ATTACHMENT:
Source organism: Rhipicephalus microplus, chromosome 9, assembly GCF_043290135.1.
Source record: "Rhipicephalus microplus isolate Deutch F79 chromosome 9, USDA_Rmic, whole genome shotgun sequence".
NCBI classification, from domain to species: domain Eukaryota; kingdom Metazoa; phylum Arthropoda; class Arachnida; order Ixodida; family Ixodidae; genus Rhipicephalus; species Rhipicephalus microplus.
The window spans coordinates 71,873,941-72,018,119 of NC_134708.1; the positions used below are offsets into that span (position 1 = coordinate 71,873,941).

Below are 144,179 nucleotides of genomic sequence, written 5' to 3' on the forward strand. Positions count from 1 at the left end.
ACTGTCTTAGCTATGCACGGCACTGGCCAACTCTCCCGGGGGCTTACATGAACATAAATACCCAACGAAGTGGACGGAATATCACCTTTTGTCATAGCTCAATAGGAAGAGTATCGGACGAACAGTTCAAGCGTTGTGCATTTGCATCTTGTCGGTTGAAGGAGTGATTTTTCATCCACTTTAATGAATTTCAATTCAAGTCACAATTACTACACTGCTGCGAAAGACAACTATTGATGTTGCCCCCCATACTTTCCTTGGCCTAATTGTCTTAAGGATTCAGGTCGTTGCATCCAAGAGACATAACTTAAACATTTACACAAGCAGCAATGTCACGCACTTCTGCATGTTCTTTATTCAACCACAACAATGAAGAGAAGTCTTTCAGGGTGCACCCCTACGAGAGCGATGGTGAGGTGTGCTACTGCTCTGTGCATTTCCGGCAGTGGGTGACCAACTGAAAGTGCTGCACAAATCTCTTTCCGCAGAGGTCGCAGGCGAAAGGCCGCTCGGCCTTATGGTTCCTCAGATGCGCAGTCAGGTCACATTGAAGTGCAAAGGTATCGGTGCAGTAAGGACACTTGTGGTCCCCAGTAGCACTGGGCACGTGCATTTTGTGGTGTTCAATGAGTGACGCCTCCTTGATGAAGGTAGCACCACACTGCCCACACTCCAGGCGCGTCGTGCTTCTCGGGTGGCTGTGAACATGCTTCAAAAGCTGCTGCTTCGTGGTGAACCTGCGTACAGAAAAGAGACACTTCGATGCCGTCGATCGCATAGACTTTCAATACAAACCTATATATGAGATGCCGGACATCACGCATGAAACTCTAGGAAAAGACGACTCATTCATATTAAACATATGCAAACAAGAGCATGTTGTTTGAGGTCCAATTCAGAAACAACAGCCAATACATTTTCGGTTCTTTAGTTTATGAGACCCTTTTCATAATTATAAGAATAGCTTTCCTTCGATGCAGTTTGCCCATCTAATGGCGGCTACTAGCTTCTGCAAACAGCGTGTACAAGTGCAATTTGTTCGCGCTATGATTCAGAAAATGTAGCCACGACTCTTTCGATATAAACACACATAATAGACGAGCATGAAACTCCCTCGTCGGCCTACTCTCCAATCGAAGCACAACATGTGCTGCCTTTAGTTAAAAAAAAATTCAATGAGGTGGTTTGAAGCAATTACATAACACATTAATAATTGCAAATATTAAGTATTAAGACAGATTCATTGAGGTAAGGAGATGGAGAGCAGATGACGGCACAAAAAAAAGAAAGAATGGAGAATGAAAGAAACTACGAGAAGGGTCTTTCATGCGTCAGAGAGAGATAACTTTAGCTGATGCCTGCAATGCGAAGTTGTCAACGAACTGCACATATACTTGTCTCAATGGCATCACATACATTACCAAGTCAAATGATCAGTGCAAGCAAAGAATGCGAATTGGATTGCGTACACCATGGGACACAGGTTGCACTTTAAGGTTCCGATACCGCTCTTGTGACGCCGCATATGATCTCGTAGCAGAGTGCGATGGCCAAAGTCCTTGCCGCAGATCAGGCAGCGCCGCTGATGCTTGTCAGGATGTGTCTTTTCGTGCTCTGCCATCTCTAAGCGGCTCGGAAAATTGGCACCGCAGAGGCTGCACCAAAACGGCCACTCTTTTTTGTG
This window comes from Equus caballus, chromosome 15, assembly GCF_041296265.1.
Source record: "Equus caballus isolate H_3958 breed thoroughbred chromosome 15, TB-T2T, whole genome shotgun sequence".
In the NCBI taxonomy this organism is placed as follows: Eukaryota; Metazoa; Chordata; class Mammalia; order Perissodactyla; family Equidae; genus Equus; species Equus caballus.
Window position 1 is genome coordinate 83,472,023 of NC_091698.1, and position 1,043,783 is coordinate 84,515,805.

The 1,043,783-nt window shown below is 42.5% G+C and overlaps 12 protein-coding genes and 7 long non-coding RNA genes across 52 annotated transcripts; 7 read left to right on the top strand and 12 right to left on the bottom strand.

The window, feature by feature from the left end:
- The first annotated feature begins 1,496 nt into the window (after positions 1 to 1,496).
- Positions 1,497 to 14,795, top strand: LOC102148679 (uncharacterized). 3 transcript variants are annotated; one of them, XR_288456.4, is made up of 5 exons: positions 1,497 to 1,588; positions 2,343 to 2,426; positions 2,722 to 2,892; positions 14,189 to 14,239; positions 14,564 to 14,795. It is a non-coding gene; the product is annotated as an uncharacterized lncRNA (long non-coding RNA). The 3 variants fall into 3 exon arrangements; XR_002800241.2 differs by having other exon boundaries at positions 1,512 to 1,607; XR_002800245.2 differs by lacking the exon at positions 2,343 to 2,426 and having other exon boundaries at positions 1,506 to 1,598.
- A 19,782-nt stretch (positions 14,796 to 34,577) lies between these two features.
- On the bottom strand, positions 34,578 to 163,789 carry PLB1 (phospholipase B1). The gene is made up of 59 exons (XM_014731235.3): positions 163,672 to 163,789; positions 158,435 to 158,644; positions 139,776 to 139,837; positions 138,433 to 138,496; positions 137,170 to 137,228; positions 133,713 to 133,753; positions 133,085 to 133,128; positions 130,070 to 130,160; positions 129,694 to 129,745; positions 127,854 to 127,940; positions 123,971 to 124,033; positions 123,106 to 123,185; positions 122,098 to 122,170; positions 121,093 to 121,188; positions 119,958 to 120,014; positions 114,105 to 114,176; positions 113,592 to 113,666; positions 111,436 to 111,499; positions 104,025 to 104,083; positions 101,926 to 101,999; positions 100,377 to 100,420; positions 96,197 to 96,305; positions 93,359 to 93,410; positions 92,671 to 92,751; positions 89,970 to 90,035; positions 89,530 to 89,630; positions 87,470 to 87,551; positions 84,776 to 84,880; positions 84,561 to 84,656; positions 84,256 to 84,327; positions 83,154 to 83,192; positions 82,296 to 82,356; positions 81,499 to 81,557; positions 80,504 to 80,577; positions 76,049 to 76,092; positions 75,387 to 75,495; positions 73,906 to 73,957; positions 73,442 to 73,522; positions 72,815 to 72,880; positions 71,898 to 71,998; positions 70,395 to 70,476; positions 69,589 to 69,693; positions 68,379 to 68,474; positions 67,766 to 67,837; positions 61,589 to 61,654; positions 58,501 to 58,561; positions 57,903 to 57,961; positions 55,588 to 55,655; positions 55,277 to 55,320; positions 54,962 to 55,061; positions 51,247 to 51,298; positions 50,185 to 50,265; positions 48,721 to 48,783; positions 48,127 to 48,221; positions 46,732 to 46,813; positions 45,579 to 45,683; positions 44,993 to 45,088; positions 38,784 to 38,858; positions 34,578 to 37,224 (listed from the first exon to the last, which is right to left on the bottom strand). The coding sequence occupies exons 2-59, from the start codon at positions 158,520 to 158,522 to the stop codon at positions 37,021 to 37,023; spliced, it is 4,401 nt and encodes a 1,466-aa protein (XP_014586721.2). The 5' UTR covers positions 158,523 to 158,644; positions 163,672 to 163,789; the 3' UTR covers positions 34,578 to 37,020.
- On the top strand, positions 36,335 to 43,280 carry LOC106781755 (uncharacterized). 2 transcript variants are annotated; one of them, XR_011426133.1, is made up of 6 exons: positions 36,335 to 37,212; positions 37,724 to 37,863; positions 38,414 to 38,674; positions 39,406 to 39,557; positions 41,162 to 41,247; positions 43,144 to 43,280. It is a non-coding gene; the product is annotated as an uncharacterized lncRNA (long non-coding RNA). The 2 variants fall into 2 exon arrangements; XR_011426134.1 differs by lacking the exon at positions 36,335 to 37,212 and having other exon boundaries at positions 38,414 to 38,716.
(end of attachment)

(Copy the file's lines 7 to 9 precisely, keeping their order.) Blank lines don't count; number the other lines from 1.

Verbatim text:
This window comes from Equus caballus, chromosome 15, assembly GCF_041296265.1.
Source record: "Equus caballus isolate H_3958 breed thoroughbred chromosome 15, TB-T2T, whole genome shotgun sequence".
In the NCBI taxonomy this organism is placed as follows: Eukaryota; Metazoa; Chordata; class Mammalia; order Perissodactyla; family Equidae; genus Equus; species Equus caballus.